Some of the parties argument had focused on prior decisions, especially dormant commerce clause decisions, in which the Court had tried to focus on whether a commercial activity was local or not local. Justice Jackson's decision rejects that approach as too formalistic:
The Government's concern lest the Act be held to be a regulation of production or consumption rather than of marketing is attributable to a few dicta and decisions of this Court which might be understood to lay it down that activities such as 'production,' 'manufacturing,' and 'mining' are strictly 'local' and, except in special circumstances which are not present here, cannot be regulated under the commerce power because their effects upon interstate commerce are, as matter of law, only 'indirect.' Even today, when this power has been held to have great latitude, there is no decision of this Court that such activities may be regulated where no part of the product is intended for interstate commerce or intermingled with the subjects thereof. We believe that a review of the course of decision under the Commerce Clause will make plain, however, that questions of the power of Congress are not to be decided by reference to any formula which would give controlling force to nomenclature such as 'production' and 'indirect' and foreclose consideration of the actual effects of the activity in question upon interstate commerce.
The issue was not how one characterized the activity as local, but rather whether the activity "exerts a substantial economic effect on interstate commerce":
Whether the subject of the regulation in question was 'production,' 'consumption,' or 'marketing' is, therefore, not material for purposes of deciding the question of federal power before us. That an activity is of local character may help in a doubtful case to determine whether Congress intended to reach it.... But even if appellee's activity be local and though it may not be regarded as commerce, it may still, whatever its nature, be reached by Congress if it exerts a substantial economic effect on interstate commerce and this irrespective of whether such effect is what might at some earlier time have been defined as 'direct' or 'indirect.'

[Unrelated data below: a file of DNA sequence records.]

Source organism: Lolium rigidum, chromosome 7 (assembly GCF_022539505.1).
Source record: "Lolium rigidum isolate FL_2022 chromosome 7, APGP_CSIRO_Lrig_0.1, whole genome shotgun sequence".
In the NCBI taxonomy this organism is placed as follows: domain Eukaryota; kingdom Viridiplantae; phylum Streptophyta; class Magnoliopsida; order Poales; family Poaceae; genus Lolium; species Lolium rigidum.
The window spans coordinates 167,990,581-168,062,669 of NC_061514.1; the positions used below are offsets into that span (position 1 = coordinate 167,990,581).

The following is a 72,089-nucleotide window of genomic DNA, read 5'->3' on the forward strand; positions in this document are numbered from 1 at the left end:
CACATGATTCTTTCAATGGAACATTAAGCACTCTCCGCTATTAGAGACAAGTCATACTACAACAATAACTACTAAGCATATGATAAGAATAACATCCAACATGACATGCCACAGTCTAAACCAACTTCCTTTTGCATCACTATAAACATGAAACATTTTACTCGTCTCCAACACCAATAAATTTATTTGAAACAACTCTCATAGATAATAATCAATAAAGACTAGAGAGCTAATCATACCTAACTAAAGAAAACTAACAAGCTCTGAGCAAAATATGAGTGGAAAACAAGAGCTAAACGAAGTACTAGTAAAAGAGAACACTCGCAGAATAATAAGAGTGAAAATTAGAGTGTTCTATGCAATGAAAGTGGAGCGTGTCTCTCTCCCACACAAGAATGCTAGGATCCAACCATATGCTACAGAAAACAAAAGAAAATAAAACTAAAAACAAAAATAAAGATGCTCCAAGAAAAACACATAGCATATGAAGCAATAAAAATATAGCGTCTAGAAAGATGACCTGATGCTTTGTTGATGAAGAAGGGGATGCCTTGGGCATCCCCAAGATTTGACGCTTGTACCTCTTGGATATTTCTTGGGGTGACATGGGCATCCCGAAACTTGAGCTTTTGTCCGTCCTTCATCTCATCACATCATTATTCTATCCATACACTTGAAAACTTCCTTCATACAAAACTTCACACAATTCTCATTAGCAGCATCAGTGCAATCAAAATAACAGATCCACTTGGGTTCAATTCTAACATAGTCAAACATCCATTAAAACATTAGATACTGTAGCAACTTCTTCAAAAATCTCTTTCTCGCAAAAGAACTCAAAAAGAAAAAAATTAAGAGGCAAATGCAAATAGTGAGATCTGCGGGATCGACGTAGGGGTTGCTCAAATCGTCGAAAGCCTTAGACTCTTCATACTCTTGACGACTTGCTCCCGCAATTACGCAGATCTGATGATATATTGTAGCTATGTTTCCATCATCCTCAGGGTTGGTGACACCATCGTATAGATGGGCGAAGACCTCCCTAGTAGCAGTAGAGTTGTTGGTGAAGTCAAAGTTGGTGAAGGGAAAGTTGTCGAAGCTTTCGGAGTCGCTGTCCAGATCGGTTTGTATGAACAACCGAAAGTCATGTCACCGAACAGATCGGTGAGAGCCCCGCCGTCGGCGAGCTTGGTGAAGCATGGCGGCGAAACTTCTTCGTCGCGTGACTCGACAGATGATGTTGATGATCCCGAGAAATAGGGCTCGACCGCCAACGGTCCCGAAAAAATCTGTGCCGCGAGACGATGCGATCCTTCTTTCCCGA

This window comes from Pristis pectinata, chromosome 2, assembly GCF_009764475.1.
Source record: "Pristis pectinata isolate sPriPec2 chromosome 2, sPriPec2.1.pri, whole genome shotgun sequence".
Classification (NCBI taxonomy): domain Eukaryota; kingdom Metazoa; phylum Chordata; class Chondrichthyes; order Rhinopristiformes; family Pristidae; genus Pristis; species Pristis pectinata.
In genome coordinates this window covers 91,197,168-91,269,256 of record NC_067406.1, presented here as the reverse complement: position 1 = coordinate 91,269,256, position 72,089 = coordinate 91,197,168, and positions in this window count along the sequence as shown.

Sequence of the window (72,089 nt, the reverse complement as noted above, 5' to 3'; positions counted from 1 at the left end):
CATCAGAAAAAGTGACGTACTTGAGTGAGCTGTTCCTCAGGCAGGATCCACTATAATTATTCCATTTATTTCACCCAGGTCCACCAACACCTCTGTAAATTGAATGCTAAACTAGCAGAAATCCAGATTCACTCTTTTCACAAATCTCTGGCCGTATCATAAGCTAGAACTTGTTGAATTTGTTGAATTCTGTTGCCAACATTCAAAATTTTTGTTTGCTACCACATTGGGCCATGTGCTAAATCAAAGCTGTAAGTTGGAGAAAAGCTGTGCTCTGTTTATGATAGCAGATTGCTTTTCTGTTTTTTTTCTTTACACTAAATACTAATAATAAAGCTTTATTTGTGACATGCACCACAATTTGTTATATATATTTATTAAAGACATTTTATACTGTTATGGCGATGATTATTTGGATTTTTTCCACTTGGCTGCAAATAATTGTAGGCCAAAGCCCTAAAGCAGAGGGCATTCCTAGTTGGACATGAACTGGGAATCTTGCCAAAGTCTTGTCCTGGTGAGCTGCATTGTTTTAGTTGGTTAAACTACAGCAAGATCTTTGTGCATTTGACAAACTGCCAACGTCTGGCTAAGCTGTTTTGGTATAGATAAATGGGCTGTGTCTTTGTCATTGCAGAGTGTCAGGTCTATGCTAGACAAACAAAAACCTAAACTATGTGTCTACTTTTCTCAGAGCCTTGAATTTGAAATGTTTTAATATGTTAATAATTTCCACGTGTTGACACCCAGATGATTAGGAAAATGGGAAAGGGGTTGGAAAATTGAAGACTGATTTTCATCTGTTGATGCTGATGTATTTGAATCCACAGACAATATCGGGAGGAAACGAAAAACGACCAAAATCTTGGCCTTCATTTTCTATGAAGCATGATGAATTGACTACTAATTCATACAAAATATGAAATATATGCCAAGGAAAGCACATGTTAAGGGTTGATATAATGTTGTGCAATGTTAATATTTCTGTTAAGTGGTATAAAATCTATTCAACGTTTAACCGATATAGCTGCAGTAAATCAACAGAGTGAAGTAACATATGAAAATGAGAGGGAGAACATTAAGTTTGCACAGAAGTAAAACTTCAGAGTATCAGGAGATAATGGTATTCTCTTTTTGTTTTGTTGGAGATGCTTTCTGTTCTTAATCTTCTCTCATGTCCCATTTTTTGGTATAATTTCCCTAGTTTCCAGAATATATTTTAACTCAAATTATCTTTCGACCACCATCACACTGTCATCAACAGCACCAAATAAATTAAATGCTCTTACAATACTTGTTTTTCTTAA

Here, the regulation of local production of wheat was rationally related to Congress's goal: to stabilize prices by limiting the total supply of wheat produced and consumed. It was clear, the Court held,
"that a factor of such volume and variability as home-consumed wheat would have a substantial influence on price and market conditions. ..... Home-grown wheat in this sense competes with wheat in commerce. The stimulation of commerce is a use of the regulatory function quite as definitely as prohibitions or restrictions thereon. This record leaves us in no doubt that Congress may properly have considered that wheat consumed on the farm where grown, if wholly outside the scheme of regulation, would have a substantial effect in defeating and obstructing its purpose to stimulate trade therein at increased prices.
It has been argued that Wickard marked the end to any limits on Congress's commerce clause powers. The Court's own decision, however, emphasizes the role of democratic electoral processes in confining the abuse of the Congressional power, stating that, "At the beginning Chief Justice Marshall described the Federal commerce power with a breadth never yet exceeded. He made emphatic the embracing and penetrating nature of this power by warning that effective restraints on its exercise must proceed from political rather than from judicial processes." One commentator has written: “In the wake of "Jones & Laughlin" and "Wickard [v. Filburn] ", it has become clear that… Congress has authority to regulate virtually all private economic activity.” [Earl M. Maltz as quoted in footnote 223 of Chen (2003).] Justice Rehnquist's opinion in United States v. Lopez explains: